The White House is considering appointing Elizabeth Warren as interim head of the Consumer Financial Protection Bureau, bypassing a likely Senate confirmation battle, according to sources.
Under the Dodd-Frank regulatory reform law signed July 21, the Treasury Department has the power to appoint a temporary head of the new agency until a permanent one is nominated and confirmed.
By naming Warren interim head, the White House would sidestep — for now — a likely fight over her nomination. Obama can still choose to formally nominate Warren sometime next year, or select another candidate if she becomes too polarizing.
Republicans would sadly shake their head, and lament her lack of bona fides.
"She certainly could be put in there, but I do think if you do that it looks like you are trying to fill an appointment and trying to bypass the Senate," said Mark Calabria, a former Senate GOP aide and now director of financial regulations studies at the Cato Institute. "I think there is an expectation that any interim person does not have the legitimacy to set broad policy changes."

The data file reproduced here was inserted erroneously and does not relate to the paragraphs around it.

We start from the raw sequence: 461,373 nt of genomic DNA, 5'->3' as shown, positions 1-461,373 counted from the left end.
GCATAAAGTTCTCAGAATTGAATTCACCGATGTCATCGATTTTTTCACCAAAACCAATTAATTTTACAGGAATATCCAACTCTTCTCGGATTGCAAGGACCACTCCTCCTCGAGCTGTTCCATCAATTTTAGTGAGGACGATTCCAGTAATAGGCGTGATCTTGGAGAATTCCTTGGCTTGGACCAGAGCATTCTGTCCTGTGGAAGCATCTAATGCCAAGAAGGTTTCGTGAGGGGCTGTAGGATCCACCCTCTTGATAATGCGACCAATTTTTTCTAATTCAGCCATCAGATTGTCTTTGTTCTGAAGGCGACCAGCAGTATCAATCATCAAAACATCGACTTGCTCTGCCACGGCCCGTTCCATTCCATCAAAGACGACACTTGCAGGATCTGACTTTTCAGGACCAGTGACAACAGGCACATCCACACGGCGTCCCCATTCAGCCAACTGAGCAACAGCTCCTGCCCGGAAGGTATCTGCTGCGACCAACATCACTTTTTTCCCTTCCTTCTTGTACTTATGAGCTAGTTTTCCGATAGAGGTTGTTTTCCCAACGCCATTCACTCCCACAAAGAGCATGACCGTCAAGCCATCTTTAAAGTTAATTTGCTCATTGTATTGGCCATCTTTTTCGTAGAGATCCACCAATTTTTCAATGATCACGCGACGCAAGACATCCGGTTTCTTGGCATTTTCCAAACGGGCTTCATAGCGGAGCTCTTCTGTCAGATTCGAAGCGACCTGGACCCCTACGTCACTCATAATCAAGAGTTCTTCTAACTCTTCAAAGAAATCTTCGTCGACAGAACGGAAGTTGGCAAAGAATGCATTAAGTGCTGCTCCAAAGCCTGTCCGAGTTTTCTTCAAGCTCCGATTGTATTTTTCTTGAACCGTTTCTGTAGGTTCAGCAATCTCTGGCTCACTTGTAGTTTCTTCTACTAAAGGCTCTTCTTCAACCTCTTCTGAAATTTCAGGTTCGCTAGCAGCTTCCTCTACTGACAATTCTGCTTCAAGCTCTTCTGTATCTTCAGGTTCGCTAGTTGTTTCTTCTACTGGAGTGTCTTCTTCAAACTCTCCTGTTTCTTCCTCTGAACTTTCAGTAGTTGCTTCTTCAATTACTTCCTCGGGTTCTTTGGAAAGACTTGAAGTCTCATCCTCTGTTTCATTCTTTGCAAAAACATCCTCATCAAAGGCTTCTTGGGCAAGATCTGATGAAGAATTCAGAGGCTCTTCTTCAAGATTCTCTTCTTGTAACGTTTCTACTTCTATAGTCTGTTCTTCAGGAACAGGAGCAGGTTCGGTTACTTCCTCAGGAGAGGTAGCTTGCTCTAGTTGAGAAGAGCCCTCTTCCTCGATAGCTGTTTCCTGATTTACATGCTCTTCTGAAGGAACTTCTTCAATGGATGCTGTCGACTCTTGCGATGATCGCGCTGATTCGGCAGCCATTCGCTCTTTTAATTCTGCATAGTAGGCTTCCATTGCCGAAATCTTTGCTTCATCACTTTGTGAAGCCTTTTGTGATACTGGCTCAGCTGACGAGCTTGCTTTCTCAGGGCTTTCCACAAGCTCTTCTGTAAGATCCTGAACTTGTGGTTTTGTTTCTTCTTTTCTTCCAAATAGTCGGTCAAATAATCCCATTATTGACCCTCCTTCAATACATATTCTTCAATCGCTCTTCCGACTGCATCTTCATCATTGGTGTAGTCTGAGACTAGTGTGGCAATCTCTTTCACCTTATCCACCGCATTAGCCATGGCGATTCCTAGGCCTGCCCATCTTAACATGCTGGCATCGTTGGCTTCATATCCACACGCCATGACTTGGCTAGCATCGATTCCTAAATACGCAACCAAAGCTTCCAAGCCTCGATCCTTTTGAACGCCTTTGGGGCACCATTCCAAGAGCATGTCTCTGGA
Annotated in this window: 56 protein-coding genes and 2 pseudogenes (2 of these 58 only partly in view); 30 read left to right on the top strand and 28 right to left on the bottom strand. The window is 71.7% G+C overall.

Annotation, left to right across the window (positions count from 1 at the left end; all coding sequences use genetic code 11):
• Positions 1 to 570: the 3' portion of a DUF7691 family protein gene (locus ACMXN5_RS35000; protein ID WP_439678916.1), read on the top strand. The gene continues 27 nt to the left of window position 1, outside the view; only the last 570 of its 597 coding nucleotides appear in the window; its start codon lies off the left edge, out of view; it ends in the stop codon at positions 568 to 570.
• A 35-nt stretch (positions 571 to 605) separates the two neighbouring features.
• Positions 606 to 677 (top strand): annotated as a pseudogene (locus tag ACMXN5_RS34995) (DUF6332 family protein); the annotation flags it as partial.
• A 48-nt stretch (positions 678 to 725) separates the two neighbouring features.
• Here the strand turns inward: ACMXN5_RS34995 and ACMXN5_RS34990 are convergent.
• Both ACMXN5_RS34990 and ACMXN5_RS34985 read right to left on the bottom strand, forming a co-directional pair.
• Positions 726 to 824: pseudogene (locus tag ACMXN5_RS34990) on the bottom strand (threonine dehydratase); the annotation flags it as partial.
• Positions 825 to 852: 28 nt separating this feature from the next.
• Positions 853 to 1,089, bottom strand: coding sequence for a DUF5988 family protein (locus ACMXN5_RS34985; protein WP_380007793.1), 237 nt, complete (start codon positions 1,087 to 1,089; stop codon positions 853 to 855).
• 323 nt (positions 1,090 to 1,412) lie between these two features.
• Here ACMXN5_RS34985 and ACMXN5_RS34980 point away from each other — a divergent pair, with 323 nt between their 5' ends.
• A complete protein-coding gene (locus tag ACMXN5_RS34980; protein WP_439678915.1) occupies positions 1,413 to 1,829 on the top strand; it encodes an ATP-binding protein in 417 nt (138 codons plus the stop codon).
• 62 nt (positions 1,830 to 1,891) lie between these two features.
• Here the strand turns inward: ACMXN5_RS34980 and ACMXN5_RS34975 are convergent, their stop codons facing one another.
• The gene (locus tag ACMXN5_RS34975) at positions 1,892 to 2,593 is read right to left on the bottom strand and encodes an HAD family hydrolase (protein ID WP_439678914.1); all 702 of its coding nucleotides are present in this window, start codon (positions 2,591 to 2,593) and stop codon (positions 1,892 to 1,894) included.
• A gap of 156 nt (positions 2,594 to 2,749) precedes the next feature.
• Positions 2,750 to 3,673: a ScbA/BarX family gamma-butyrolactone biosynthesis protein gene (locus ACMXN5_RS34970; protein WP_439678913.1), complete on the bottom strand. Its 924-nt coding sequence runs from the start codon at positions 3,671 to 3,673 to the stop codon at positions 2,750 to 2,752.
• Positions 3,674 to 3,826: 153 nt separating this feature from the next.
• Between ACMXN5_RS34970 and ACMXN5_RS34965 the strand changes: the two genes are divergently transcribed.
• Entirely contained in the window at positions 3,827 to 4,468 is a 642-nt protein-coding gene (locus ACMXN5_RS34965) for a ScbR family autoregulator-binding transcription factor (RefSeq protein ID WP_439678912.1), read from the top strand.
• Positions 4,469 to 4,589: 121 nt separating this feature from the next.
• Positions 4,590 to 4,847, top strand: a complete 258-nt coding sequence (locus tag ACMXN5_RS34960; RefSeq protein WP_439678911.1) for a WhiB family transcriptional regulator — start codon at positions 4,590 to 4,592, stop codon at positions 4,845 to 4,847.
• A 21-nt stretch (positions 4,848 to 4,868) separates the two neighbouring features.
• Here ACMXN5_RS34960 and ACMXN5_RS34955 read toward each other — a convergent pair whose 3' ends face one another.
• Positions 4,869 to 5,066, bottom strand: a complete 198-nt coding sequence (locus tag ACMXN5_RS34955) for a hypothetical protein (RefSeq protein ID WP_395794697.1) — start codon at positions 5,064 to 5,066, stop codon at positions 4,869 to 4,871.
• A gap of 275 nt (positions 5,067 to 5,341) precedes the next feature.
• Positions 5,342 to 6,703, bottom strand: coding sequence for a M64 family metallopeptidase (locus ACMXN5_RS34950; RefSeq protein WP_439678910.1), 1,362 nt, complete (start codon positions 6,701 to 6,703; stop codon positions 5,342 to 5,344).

No one the White House could ever nominate would have "legitimacy" from the CATO/conservative camp anyway, so we can ignore their laments. Fact is, the first head of the agency will get to write the rules for the agency and establish its culture. There will be no entrenched bureaucratic forces to fight, because the agency is being set up from scratch. And if Elizabeth Warren is setting things up, no one who matters will care whether she was confirmed by a obstructionist and dysfunctional Senate or not.
So yeah, Obama, please make it happen.
All Warren needs is one year to set this thing up. After that, we'll need her in Massachusetts to take out the accidental senator, Scott Brown.
Update: And the White House is now denying this story to Politico. Seems that Chris Dodd, carrying water for Wall Street, doesn't want the appointment provision in the law that bears his name to be used.